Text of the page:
Return to Native Trees of Colorado
Distinguishing the native Colorado Pines
by S. K. Wier
All pines of Colorado have needles in bundles of two or more. Spruce and Fir tree needles are single.
Needles over 3 1/2 inches long (needles are in bundles of two or three):
Ponderosa Pine. Any native southern Rocky Mountain conifer with a needle over 4 inches long is a Ponderosa pine.
Needles in bundles of two, rarely three, usually 1 to 1 1/2 inches long. Tree often stubby, robust, and under 30 feet high. Typical of lower elevations (below 7500 feet) and on dry sites, in arid shrubby forests and the lower margins of the mountain forests:
Needles in bundles of two, usually 1 1/2 to 2 1/2 inches long. Tree usually tall and the trunk very slender, but sometimes short and thick-limbed. Typical of upper mountain forests, above 7000 feet elevation:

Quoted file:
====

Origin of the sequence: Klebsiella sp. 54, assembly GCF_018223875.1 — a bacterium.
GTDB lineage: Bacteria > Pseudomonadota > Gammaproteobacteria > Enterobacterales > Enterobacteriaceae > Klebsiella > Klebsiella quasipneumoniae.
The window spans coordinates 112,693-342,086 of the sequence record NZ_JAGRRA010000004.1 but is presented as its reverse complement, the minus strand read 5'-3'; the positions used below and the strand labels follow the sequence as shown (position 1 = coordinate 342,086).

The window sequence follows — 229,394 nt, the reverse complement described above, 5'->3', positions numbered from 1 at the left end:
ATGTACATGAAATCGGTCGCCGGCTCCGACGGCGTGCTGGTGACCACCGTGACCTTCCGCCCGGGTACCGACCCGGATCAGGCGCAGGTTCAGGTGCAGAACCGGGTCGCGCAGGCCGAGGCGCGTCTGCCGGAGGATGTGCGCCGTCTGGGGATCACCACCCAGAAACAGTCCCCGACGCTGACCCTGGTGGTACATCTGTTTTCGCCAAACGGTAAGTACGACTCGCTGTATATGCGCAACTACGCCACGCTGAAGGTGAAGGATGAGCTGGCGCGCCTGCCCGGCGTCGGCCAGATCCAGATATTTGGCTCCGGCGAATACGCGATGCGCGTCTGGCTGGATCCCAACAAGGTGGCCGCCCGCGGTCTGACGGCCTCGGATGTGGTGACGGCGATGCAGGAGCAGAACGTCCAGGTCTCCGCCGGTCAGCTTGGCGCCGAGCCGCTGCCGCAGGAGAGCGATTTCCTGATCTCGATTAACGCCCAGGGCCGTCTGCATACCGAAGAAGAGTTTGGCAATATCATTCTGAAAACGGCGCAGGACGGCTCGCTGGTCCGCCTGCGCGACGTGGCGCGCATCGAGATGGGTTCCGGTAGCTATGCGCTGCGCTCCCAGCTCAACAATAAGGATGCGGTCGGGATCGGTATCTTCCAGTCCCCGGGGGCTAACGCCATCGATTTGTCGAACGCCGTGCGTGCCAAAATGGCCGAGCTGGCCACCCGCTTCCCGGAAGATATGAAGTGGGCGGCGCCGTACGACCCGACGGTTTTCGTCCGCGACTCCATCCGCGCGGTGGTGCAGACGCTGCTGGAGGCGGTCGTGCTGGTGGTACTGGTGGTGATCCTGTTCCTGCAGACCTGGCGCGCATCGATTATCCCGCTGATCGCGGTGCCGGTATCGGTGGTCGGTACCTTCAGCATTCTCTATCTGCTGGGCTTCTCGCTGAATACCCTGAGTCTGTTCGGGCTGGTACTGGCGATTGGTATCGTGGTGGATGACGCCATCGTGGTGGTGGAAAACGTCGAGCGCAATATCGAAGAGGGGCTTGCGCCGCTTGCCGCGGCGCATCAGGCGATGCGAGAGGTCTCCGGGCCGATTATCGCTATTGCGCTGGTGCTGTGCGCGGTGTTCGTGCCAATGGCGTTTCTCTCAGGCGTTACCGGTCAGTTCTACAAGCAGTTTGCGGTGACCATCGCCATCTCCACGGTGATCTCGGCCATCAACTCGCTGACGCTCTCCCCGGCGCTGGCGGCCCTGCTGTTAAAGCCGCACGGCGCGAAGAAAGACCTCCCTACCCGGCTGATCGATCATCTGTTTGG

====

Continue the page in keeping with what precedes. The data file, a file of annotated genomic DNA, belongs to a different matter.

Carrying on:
Needles in bundles of five, usually 1 to 1 1/2 inches long; needles and cones speckled with white resin drops; a long, slender bristle on the tip of each cone scale; cones less than 3 1/2 inches long:
Needles in bundles of five, usually 1 1/2 to 3 inches long; no bristles on cones, mature cones very pale brown and 3 to 10 inches long; usually found in the higher mountain forests often on exposed or rocky and windy sites, though rarely found elsewhere:
Same as Limber Pine but cones 6 to inches long, tree form upright and straight:
Southwestern pine. (New Mexico and southern Colorado)
Copyright © 1998, 1999, 2001, 2011 S. K. Wier
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